2016 represents another standout in the fabled lineage of Grange, a season in which unbridled power meets consummate polish, an exemplar of the impeccable balance that defines modern Grange, yet infused with all the enduring potential that its legacy embodies. The bombastic concentration and deeply characterful personality of Grange is something to behold, set apart from the outset by its potent and impenetrable black robe, intense even by Penfolds standards. Exquisite tannins of fine-grained, mouth-consuming presence are never assertive, promising longevity of true Grange proportions. A monumental and worthy benchmark of South Australian Shiraz.
The great 2015 season has built a magnificently scaffolded Caley engineered for the long-haul in the true legacy of the great Australian blend. It’s classic and medium-bodied in every way, led triumphantly by Menzies vineyard Coonawarra Cabernet (74%) of exquisite redcurrant and blackcurrant definition and fragrant rose petal perfume, impeccably and seamlessly encased in the spice of Barossa Shiraz (mostly 1901 plantings) and the chassis of top-class French oak (46% new barriques). For a Coonawarra site of higher clay content, the mineral finesse of its super fine tannins is profound, carrying a finish of honed precision and incredible carry.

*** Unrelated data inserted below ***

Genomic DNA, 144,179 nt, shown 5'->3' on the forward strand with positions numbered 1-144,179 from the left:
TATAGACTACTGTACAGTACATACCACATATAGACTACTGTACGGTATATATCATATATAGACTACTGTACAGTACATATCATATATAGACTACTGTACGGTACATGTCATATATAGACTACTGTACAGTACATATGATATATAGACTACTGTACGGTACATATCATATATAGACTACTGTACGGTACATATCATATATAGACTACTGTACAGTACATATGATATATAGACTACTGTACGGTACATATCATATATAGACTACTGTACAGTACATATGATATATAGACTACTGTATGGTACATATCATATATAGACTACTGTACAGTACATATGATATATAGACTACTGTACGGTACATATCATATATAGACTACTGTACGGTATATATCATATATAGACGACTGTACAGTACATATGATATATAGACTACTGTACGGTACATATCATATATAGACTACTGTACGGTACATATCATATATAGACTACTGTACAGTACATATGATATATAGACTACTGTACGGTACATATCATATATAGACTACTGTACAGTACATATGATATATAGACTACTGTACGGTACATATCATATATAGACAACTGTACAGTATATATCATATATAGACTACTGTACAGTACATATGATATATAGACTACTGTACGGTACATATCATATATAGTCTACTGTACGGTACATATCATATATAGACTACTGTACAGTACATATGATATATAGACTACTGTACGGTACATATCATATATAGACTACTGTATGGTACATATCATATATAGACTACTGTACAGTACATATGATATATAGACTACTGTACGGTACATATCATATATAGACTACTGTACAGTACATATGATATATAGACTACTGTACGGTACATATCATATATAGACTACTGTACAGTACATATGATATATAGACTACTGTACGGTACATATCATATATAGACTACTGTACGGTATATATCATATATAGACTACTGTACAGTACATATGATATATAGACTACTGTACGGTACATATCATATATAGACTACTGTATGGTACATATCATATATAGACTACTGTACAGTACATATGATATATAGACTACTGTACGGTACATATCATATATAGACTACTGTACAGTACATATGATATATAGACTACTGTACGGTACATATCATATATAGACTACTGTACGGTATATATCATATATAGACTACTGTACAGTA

Long one of my favourite Torbrecks, The Gask has risen in the presence of Ian Hongell in the great 2018 season to hitherto unknown heights, with dense iodine and blackberries over a magnificent core of super fine tannins, completed with length and line of outstanding definition.
From the coolest slope of the Pewsey Vale vineyard, planted in 1965 at 440-490m altitude. Six years marks a magic moment in the evolution of Contours, with a silky, waxy seamlessness uniting tense lemon, lime and youthful Linden blossom with the wonderfully spicy, toasty allure of maturity. Vibrancy of colour and flavour declares that its grand journey is only just beginning. For all it represents, this is sensational value for money.